Kit Williams sparked a nationwide treasure hunt when he buried a gold hare more than four decades ago – with clues as to its whereabouts published in a children’s storybook. 

Tens of thousands of people started digging up parks around Britain, spade in one hand, muddied book in the other, every so often stopping to study the beautiful illustrations which contained messages around their borders and to re-read the poem on the title page. 

The poem went: ‘Within the pages of this book there is a story told of love, adventures, fortunes lost, and a jewel of solid gold. To solve the hidden riddle, you must use your eyes and find the hare in every picture that may point you to the prize.’ 

By following what each of the animals in the 15 pictures was looking at, you could reach a letter on the border. When rearranged, these formed the phrase: ‘Catherine’s Longfinger Over Shadows Earth Buried Yellow Amulet Midday Points The Hour In Light Of Equinox Look You.’

And for those who got that far, it was just a matter of noticing that the first letters of each word read CLOSE BY AMPTHILL (give or take a couple of rogue letters at the end of the phrase). 

Which should have led the treasure-seekers to the burial point, near a statue of Catherine of Aragon, first wife of Henry VIII, in a park near Ampthill. 

The precise spot could be found by finding the tip of the shadow cast by Catherine’s finger at noon on either the spring or autumn equinox. 

The digging frenzy continued for nearly three years. In 1982 John Rousseau and Mike Barker – two enormous-brained physics teachers from Manchester – cracked it. 

Sadly, they were too late. Much to Williams’s distress, the golden hare had been unearthed months earlier, on February 24, by someone who hadn’t solved the clues. 

It later emerged that Dugold Thompson had been given the approximate location in Ampthill Park by Williams’s former girlfriend, Veronica Robertson, and had narrowed it down with metal detectors, spades and a lot of digging.    

Once all nine puzzles are solved, players will have to input the information they have pieced together into the Treasure Map and the Adventurer’s Notebook – which are available on the PDF – in order to discover where the crystals are located.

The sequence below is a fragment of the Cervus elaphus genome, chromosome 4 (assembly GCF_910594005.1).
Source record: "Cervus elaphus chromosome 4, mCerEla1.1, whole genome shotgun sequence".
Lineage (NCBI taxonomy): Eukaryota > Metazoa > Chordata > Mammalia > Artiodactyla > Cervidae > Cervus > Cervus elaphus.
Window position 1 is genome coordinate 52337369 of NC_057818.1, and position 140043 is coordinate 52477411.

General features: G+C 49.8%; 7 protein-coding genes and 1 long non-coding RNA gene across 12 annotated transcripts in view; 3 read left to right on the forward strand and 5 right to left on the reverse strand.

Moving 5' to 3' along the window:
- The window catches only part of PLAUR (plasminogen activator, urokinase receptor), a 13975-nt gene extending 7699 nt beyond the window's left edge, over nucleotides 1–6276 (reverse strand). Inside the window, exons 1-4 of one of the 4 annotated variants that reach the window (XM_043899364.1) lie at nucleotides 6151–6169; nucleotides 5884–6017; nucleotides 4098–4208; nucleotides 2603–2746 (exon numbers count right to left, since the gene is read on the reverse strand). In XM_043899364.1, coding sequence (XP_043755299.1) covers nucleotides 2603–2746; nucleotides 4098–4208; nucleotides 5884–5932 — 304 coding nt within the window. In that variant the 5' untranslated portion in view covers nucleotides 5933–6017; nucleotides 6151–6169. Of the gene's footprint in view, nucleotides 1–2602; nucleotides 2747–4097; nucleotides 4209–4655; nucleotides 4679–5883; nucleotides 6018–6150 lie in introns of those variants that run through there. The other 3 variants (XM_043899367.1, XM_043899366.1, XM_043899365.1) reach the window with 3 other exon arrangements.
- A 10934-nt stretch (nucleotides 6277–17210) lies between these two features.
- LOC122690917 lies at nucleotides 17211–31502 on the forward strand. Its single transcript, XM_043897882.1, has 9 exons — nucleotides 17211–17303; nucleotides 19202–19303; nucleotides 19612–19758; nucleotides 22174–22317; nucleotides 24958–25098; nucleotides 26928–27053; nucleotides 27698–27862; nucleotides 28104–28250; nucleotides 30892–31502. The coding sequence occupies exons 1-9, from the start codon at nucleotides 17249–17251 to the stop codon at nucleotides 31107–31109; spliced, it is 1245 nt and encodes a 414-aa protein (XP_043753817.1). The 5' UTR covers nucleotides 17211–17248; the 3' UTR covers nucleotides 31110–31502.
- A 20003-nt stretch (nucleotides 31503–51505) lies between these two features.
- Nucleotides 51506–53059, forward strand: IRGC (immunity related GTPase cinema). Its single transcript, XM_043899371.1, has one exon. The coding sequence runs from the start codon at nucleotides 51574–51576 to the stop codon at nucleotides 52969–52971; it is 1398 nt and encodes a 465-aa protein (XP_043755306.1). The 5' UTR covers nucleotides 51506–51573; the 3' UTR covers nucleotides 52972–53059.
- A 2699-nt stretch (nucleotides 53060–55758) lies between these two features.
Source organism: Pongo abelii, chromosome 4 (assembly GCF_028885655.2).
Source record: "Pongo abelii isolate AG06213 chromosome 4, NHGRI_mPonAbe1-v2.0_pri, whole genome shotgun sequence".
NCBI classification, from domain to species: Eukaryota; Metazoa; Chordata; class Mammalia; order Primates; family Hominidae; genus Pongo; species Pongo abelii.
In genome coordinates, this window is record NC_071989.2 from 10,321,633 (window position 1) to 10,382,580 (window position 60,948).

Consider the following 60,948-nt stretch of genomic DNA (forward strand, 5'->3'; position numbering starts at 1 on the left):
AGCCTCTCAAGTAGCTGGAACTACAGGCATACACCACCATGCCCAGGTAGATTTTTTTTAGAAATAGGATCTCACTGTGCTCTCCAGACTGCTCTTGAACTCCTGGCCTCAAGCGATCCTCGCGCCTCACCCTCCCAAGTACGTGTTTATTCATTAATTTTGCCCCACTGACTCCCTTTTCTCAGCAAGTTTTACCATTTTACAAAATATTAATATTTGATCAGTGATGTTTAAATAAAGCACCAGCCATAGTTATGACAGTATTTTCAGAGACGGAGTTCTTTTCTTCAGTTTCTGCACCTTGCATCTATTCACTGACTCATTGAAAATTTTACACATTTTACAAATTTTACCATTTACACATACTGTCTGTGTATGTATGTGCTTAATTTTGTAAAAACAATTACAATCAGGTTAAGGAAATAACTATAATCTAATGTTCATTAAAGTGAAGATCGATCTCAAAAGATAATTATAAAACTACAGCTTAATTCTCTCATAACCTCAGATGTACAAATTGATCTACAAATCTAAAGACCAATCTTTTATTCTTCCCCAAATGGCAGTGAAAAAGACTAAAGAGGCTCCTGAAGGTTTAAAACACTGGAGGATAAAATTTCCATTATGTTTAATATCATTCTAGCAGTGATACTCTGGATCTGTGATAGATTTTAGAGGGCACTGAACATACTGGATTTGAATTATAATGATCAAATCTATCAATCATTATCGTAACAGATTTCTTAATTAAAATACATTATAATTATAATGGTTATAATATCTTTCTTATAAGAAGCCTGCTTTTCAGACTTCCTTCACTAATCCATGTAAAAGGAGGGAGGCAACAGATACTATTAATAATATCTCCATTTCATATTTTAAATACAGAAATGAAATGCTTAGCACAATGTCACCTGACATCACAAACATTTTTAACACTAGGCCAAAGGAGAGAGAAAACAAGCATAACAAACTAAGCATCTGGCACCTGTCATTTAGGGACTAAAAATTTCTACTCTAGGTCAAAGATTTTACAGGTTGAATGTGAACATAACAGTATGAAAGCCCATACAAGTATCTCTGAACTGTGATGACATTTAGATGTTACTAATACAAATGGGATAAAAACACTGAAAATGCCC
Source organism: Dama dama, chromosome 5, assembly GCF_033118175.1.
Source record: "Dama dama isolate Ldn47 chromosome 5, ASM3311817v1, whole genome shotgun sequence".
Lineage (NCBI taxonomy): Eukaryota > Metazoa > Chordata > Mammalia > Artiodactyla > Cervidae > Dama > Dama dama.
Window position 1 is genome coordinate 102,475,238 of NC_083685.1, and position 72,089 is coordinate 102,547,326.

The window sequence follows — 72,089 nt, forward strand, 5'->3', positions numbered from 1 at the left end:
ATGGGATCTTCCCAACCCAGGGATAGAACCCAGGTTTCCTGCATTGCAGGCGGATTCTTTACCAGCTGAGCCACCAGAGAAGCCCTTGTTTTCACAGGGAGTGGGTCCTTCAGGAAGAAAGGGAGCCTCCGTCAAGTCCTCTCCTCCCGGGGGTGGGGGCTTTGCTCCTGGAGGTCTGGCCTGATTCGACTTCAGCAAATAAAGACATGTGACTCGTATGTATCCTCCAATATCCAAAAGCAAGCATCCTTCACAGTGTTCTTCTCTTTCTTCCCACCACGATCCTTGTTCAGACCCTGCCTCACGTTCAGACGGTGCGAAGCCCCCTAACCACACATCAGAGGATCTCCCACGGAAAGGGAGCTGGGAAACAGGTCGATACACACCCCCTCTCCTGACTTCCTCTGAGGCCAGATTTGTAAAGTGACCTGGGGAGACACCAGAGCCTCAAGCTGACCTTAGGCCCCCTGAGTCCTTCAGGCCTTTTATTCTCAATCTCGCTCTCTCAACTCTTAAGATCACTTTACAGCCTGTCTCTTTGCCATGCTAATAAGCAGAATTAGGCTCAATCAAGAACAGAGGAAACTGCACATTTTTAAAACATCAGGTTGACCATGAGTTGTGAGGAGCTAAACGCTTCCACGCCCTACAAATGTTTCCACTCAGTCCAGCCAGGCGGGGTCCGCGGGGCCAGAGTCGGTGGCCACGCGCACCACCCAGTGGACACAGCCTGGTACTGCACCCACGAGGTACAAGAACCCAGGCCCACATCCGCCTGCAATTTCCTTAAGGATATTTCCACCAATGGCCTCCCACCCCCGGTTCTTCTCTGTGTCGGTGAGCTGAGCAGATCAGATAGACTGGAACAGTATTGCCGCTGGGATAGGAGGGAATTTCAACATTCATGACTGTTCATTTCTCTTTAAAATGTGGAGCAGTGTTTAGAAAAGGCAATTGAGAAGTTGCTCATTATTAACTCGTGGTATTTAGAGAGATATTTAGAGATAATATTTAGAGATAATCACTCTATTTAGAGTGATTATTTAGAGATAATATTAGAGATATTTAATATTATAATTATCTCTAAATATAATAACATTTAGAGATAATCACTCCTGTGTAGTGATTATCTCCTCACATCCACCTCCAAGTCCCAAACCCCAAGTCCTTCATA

Each crystal is hidden in a chest along with documentation clearly stating that it is one of the geodes of the Entente Cordiale treasure hunt.

Hunters will then be able to place the two crystals together to locate the crystal cabinet and claim their golden casket prize.

According to the website, the winner will be the first to unearth the buried geode fragments thanks to the solutions provided to the riddles, which must be produced at the same time.

Michael Becker, who designed the visual puzzles

Michael Becker, who designed the visual puzzles 

The game has been designed with the greatest care to lead to two very specific hiding places and organisers warn there is ‘no need to move about during the game’ unless to uncover the crystals because ‘there is no intermediate checking possible on the field’.

The entire concept is based around the Entente Cordiale, which took place at the turn of the 20th century. 

Speaking to The Guardian,  Vincenzo Bianca, who created the puzzles, said: ‘It was Michel Becker’s idea. He found the golden case, bought it, and learned everything that you can know about the entente cordiale. 

‘He fell in love with this story between France and England, which existed thanks to the will of the two men [King Edward VII and Loubet]. He wanted to bring this story to the world with this treasure hunt.’ 

The casket was made by the prestigious Goldsmiths & Silversmiths Company, jewellers by appointment to the Crown. Its lid is decorated with a golden sculpture, the allegorical figure of Peace crowning France and Britain with laurels.

The casket also contains a roll of parchment inscribed with a text celebrating Anglo-French friendship.  

Michel Becker said: ‘Now is the time for the casket to emerge from the shadows and deliver its message of peace and hope across political borders.’ 

British author and historian Stephen Clarke has said he had no idea where the treasure was hidden, but that he had seen the casket, ‘and picked it up and sniffed it’, calling it a ‘very solid hunk of gold.’ 

Becker previously worked on the legendary treasure hunt book On The Trail Of The Golden Owl (French: Sur la trace de la chouette d’or).